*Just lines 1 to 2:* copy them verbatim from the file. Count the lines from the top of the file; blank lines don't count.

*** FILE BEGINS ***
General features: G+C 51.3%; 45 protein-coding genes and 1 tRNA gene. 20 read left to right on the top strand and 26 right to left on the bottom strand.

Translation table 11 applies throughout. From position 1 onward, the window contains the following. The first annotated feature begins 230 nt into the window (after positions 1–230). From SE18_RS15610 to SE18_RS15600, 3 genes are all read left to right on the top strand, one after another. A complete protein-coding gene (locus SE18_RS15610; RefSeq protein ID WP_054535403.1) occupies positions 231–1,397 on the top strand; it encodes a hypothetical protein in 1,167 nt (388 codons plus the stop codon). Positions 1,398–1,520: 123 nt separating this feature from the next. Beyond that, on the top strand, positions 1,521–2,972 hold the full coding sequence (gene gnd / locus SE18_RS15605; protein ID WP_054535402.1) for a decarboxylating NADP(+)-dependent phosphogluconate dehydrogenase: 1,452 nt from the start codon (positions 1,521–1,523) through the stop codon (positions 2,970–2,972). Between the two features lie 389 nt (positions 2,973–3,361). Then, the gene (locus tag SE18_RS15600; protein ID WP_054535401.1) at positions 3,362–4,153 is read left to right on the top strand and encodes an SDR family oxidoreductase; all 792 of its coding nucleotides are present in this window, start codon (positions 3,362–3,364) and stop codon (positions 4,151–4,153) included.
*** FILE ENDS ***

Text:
General features: G+C 51.3%; 45 protein-coding genes and 1 tRNA gene. 20 read left to right on the top strand and 26 right to left on the bottom strand.

Translation table 11 applies throughout. From position 1 onward, the window contains the following. The first annotated feature begins 230 nt into the window (after positions 1–230). From SE18_RS15610 to SE18_RS15600, 3 genes are all read left to right on the top strand, one after another. A complete protein-coding gene (locus SE18_RS15610; RefSeq protein ID WP_054535403.1) occupies positions 231–1,397 on the top strand; it encodes a hypothetical protein in 1,167 nt (388 codons plus the stop codon). Positions 1,398–1,520: 123 nt separating this feature from the next. Beyond that, on the top strand, positions 1,521–2,972 hold the full coding sequence (gene gnd / locus SE18_RS15605; protein ID WP_054535402.1) for a decarboxylating NADP(+)-dependent phosphogluconate dehydrogenase: 1,452 nt from the start codon (positions 1,521–1,523) through the stop codon (positions 2,970–2,972). Between the two features lie 389 nt (positions 2,973–3,361). Then, the gene (locus tag SE18_RS15600; protein ID WP_054535401.1) at positions 3,362–4,153 is read left to right on the top strand and encodes an SDR family oxidoreductase; all 792 of its coding nucleotides are present in this window, start codon (positions 3,362–3,364) and stop codon (positions 4,151–4,153) included.